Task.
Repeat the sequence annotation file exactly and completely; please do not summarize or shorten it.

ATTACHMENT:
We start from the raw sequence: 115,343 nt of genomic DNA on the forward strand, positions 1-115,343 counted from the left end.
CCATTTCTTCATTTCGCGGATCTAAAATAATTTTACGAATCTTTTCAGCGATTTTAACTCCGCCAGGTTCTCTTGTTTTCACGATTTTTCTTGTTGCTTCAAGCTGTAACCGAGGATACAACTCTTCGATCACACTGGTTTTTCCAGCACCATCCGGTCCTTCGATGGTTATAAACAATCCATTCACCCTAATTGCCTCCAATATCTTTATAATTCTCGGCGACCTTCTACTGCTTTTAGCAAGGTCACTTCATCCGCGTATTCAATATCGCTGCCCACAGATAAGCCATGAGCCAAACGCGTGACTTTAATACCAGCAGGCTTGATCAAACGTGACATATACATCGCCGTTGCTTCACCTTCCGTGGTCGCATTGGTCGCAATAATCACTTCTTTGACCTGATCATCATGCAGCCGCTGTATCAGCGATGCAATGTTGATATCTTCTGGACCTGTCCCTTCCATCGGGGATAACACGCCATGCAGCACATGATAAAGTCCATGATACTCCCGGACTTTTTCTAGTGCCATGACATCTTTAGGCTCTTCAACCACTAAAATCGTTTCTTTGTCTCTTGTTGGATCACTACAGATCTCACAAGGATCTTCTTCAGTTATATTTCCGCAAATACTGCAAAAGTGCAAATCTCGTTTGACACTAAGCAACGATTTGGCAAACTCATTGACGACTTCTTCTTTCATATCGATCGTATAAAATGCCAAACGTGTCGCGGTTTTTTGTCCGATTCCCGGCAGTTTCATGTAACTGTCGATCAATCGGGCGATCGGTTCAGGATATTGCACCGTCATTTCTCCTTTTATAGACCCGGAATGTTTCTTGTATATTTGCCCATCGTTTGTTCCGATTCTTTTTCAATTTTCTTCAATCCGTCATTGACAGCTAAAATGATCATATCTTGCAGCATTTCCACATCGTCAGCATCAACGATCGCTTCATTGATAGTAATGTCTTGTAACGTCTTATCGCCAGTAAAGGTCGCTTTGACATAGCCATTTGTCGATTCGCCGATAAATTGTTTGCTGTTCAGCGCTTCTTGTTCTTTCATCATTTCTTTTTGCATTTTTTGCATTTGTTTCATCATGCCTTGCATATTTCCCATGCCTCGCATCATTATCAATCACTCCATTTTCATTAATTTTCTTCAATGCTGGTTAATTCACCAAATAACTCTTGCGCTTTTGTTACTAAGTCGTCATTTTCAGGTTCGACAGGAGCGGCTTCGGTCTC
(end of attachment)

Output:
We start from the raw sequence: 115,343 nt of genomic DNA on the forward strand, positions 1-115,343 counted from the left end.
CCATTTCTTCATTTCGCGGATCTAAAATAATTTTACGAATCTTTTCAGCGATTTTAACTCCGCCAGGTTCTCTTGTTTTCACGATTTTTCTTGTTGCTTCAAGCTGTAACCGAGGATACAACTCTTCGATCACACTGGTTTTTCCAGCACCATCCGGTCCTTCGATGGTTATAAACAATCCATTCACCCTAATTGCCTCCAATATCTTTATAATTCTCGGCGACCTTCTACTGCTTTTAGCAAGGTCACTTCATCCGCGTATTCAATATCGCTGCCCACAGATAAGCCATGAGCCAAACGCGTGACTTTAATACCAGCAGGCTTGATCAAACGTGACATATACATCGCCGTTGCTTCACCTTCCGTGGTCGCATTGGTCGCAATAATCACTTCTTTGACCTGATCATCATGCAGCCGCTGTATCAGCGATGCAATGTTGATATCTTCTGGACCTGTCCCTTCCATCGGGGATAACACGCCATGCAGCACATGATAAAGTCCATGATACTCCCGGACTTTTTCTAGTGCCATGACATCTTTAGGCTCTTCAACCACTAAAATCGTTTCTTTGTCTCTTGTTGGATCACTACAGATCTCACAAGGATCTTCTTCAGTTATATTTCCGCAAATACTGCAAAAGTGCAAATCTCGTTTGACACTAAGCAACGATTTGGCAAACTCATTGACGACTTCTTCTTTCATATCGATCGTATAAAATGCCAAACGTGTCGCGGTTTTTTGTCCGATTCCCGGCAGTTTCATGTAACTGTCGATCAATCGGGCGATCGGTTCAGGATATTGCACCGTCATTTCTCCTTTTATAGACCCGGAATGTTTCTTGTATATTTGCCCATCGTTTGTTCCGATTCTTTTTCAATTTTCTTCAATCCGTCATTGACAGCTAAAATGATCATATCTTGCAGCATTTCCACATCGTCAGCATCAACGATCGCTTCATTGATAGTAATGTCTTGTAACGTCTTATCGCCAGTAAAGGTCGCTTTGACATAGCCATTTGTCGATTCGCCGATAAATTGTTTGCTGTTCAGCGCTTCTTGTTCTTTCATCATTTCTTTTTGCATTTTTTGCATTTGTTTCATCATGCCTTGCATATTTCCCATGCCTCGCATCATTATCAATCACTCCATTTTCATTAATTTTCTTCAATGCTGGTTAATTCACCAAATAACTCTTGCGCTTTTGTTACTAAGTCGTCATTTTCAGGTTCGACAGGAGCGGCTTCGGTCTC